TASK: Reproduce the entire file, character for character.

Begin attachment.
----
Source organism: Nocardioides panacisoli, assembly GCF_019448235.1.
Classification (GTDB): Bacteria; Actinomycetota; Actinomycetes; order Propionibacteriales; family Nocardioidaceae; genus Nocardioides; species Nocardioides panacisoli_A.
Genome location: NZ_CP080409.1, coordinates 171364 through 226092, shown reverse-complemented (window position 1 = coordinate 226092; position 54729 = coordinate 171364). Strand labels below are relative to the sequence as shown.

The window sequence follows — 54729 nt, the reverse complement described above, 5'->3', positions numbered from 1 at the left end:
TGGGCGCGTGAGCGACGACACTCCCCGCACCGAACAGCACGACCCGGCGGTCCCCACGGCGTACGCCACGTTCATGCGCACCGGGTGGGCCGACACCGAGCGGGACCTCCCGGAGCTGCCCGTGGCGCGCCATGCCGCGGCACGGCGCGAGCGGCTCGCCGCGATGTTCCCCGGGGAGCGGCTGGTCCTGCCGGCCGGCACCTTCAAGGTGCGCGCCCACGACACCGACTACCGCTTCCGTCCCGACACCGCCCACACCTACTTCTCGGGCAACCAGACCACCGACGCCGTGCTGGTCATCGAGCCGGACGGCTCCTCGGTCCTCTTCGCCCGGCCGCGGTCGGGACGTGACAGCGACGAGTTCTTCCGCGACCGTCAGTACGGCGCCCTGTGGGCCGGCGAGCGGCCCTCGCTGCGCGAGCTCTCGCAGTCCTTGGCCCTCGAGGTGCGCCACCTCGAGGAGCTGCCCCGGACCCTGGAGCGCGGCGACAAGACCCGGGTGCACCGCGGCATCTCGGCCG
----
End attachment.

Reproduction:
Source organism: Nocardioides panacisoli, assembly GCF_019448235.1.
Classification (GTDB): Bacteria; Actinomycetota; Actinomycetes; order Propionibacteriales; family Nocardioidaceae; genus Nocardioides; species Nocardioides panacisoli_A.
Genome location: NZ_CP080409.1, coordinates 171364 through 226092, shown reverse-complemented (window position 1 = coordinate 226092; position 54729 = coordinate 171364). Strand labels below are relative to the sequence as shown.

The window sequence follows — 54729 nt, the reverse complement described above, 5'->3', positions numbered from 1 at the left end:
TGGGCGCGTGAGCGACGACACTCCCCGCACCGAACAGCACGACCCGGCGGTCCCCACGGCGTACGCCACGTTCATGCGCACCGGGTGGGCCGACACCGAGCGGGACCTCCCGGAGCTGCCCGTGGCGCGCCATGCCGCGGCACGGCGCGAGCGGCTCGCCGCGATGTTCCCCGGGGAGCGGCTGGTCCTGCCGGCCGGCACCTTCAAGGTGCGCGCCCACGACACCGACTACCGCTTCCGTCCCGACACCGCCCACACCTACTTCTCGGGCAACCAGACCACCGACGCCGTGCTGGTCATCGAGCCGGACGGCTCCTCGGTCCTCTTCGCCCGGCCGCGGTCGGGACGTGACAGCGACGAGTTCTTCCGCGACCGTCAGTACGGCGCCCTGTGGGCCGGCGAGCGGCCCTCGCTGCGCGAGCTCTCGCAGTCCTTGGCCCTCGAGGTGCGCCACCTCGAGGAGCTGCCCCGGACCCTGGAGCGCGGCGACAAGACCCGGGTGCACCGCGGCATCTCGGCCG